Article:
George Washington Pierce, Plaintiff-appellant, v. Hewlett-packard Company et al., Defendants-appellees, 220 F.2d 531 (1st Cir. 1955)Annotate this Case
Decided March 30, 1955
Rehearing Denied May 2, 1955
David Rines and Robert H. Rines, Boston, Mass., with whom Rines & Rines, Boston, Mass., were on the brief, for appellant.
William R. Hulbert, Boston, Mass., with whom William Rymer, Jr., Fish, Richardson & Neave, Boston, Mass., and Flehr & Swain, San Francisco, Cal., were on the brief, for appellees.
Before MAGRUDER, Chief Judge, and WOODBURY and HARTIGAN, Circuit Judges.
HARTIGAN, Circuit Judge.
This is an appeal from an order of the United States District Court for the District of Massachusetts entered October 22, 1954, denying the plaintiff's motion for a preliminary injunction and granting the defendants' motion for partial summary judgment. In his complaint the plaintiff alleged infringement of six patents including claims 51, 52, 54, 55, 56 and 61 to 68 inclusive, of patent No. 2,133,642. The defendants, after the plaintiff moved for a preliminary injunction confined to the defendants' asserted infringement of the above enumerated claims of patent No. 2,133,642, moved for a partial summary judgment declaring those claims invalid. The district court in granting the defendants' motion based its decision on the ground that this Court in American Communications Co. v. Pierce, 1 Cir., 1953, 208 F.2d 763, certiorari denied, 1954, 347 U.S. 944, 74 S. Ct. 639, 98 L. Ed. 1092, rehearing denied 347 U.S. 970, 74 S. Ct. 775, 98 L. Ed. 1111; had adjudicated these enumerated claims void for double patenting.
The plaintiff bases his appeal in effect on two grounds: (1) that this Court in American Communications Co. v. Pierce, supra, did not hold these claims to be invalid for double patenting and (2) that these claims are not invalid for double patenting.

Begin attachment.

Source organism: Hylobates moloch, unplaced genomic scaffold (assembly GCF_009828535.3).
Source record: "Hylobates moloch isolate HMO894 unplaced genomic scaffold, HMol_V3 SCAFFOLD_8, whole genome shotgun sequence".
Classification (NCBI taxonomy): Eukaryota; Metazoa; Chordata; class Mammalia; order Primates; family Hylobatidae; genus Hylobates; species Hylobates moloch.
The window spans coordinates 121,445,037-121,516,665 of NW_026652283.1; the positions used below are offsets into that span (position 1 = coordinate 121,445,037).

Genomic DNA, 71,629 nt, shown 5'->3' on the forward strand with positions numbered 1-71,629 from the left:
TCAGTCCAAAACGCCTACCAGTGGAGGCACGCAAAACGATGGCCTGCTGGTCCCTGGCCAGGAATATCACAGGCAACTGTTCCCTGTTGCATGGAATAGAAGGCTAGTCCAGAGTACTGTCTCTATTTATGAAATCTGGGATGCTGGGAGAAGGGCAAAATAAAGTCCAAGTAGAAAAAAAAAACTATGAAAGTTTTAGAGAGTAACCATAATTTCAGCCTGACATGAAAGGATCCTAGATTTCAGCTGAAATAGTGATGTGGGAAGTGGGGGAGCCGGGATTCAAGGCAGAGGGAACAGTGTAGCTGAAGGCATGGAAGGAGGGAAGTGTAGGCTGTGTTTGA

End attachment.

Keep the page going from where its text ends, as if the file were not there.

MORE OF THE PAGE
The plaintiff in his construction of our opinion in the American Communications Co. case has, as Judge Wyzanski so aptly phrased it, ignored the main thrust of that opinion.
In our decision we relied on the law set forth in Miller v. Eagle Manufacturing Co., 1894, 151 U.S. 186, 14 S. Ct. 310, 38 L. Ed. 121, and Palmer Pneumatic Tire Co. v. Lozier, 6 Cir., 1898, 90 F. 732. It is not necessary now to repeat the language we cited in the American Communications Co. case from the Miller and Palmer Pneumatic Tire Co. opinions. It is enough to say that we found in the American Communications Co. case that the plaintiff in patents Nos. 1,789,496 and 2,133,642 made only one distinctive contribution to the "Progress of Science and useful Arts," U.S.Const. Art. I, § 8, and that was the invention of a two electrode piezo-electric crystal in a single vacuum tube circuit. The utility of this invention was that it obtained to a much greater extent than had been previously possible a constant frequency of oscillations.